Rising mesothelioma claims and expenses, exceeding projections. That’s the May 22, 2014 financial word from Australia’s James Hardie. An ABC News story is here. This “investors” page for James Hardie includes links to download Hardie’s May 22, 2014 press release, and KPMG’s March 31, 2014 report on expenses  for the James Hardie asbestos trust.

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It’s back to Australia. There, an important new appellate court opinion affirms a verdict for a brake mechanic who won a trial court judgment that his mesothelioma was caused by inhalation of chrysotile asbestos fibers from automotive brake linings.  A popular press article is here regarding the plaintiff, John Booth. The appellate opinion is here

Estimates and disclosure of contingent risks are front and center these days in various contexts. Thus, asbestos-specific estimates and disclosures are prominently mentioned in a new  Australian appellate decision in CSR. The opinion was issued at the end of last week, and provides some narrow guidance on solvent schemes of arrangement for companies facing asbestos claiming. A prior post here  describes the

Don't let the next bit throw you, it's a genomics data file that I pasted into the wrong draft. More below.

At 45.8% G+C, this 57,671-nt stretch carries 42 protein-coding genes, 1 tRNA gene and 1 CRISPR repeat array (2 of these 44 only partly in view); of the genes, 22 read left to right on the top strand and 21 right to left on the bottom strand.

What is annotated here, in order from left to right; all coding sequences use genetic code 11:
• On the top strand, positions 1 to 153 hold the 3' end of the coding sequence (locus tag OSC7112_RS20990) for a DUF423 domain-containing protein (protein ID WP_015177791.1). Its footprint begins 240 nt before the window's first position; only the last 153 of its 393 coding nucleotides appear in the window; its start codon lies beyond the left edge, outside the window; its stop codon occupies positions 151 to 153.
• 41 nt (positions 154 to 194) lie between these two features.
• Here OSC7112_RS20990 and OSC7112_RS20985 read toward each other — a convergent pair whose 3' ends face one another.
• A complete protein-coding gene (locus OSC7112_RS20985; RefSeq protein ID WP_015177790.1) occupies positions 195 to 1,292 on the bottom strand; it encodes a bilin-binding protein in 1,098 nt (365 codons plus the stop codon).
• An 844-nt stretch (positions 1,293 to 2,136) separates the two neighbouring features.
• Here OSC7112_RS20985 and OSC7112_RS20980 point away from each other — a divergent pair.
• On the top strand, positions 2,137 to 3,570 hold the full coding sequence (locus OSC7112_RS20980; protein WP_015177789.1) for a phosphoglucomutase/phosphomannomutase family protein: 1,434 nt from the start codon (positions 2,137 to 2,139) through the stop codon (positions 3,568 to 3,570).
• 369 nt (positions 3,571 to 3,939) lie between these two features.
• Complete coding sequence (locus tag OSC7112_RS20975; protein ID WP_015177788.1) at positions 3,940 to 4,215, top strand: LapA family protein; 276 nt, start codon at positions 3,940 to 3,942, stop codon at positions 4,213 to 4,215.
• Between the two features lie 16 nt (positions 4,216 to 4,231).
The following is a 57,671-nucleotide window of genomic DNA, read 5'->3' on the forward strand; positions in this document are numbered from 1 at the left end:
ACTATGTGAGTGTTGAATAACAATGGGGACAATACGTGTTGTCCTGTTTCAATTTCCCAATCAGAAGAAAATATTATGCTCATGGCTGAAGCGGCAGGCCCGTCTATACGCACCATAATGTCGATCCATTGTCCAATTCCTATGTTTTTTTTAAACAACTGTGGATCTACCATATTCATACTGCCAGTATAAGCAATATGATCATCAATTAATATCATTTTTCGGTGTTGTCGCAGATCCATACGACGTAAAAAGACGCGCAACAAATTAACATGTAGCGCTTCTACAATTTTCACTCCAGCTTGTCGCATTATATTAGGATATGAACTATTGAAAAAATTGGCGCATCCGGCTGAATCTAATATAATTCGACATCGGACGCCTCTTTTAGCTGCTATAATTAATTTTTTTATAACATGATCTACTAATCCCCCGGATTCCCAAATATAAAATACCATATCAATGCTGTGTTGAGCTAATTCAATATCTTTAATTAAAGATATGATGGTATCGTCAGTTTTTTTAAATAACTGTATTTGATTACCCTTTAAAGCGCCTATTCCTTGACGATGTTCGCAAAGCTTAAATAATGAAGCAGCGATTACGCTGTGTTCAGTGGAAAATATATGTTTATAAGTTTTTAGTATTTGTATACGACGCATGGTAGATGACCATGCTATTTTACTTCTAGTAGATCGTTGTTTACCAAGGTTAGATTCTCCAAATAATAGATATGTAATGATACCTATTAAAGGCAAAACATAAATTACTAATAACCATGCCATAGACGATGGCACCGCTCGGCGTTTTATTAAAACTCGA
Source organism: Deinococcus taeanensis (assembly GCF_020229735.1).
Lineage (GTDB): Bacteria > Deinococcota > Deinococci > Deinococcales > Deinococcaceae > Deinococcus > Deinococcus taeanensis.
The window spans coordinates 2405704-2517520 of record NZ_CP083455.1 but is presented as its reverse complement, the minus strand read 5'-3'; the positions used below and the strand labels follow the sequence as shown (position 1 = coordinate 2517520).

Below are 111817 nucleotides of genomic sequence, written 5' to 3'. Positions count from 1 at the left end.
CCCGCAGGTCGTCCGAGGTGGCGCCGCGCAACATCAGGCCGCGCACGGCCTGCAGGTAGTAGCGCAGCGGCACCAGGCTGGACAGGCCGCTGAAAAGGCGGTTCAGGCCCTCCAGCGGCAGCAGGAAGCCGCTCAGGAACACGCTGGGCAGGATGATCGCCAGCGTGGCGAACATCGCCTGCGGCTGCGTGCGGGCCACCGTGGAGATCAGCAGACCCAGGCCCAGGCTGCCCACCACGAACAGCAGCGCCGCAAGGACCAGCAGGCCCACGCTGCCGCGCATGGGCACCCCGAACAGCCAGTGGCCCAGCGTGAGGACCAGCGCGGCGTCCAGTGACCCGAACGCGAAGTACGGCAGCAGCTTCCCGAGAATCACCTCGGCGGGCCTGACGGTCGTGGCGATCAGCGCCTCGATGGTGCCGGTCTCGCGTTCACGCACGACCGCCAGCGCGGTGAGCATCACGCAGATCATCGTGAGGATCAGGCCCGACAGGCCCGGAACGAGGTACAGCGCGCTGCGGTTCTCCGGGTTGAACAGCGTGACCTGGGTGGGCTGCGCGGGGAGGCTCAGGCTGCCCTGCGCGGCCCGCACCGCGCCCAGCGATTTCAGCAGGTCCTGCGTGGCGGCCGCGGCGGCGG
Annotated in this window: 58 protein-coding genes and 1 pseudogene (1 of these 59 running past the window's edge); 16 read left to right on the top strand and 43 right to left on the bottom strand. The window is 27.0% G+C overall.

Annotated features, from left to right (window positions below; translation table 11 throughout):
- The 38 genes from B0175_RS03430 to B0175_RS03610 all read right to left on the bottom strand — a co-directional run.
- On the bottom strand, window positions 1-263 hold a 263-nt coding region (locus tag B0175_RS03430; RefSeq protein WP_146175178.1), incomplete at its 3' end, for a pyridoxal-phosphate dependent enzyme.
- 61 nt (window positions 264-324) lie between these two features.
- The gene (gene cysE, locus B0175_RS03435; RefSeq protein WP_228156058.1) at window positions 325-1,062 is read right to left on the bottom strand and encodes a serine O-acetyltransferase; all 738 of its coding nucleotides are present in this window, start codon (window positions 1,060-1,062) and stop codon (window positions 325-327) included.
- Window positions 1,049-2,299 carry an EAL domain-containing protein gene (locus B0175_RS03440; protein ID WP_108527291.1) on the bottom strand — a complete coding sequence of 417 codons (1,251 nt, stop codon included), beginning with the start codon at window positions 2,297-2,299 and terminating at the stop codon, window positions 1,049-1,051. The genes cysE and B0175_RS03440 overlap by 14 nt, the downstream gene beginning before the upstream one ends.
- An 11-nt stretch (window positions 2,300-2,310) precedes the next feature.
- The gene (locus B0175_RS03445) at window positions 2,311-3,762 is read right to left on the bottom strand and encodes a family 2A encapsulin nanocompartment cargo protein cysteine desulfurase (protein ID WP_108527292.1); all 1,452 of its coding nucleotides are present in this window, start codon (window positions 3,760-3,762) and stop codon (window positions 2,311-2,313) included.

Look to the right under "James Hardie" for prior posts regarding legal issues related to James Hardie’s efforts to use a private foundation to resolve asbestos claims, and related claims against officers and directors that ended in convictions.  Appeals are now in argument for two weeks or so. Popular press articles on the appeal are here and

Back to Australia, asbestos and James Hardie.

As described in this prior post, a rather dry paper by KPMG describes the history of James Hardie and its many intersections with asbestos and asbestos-containing products. That dry look is of course needed and appropriate in the sense that decisions need to be made based on technical information.

There are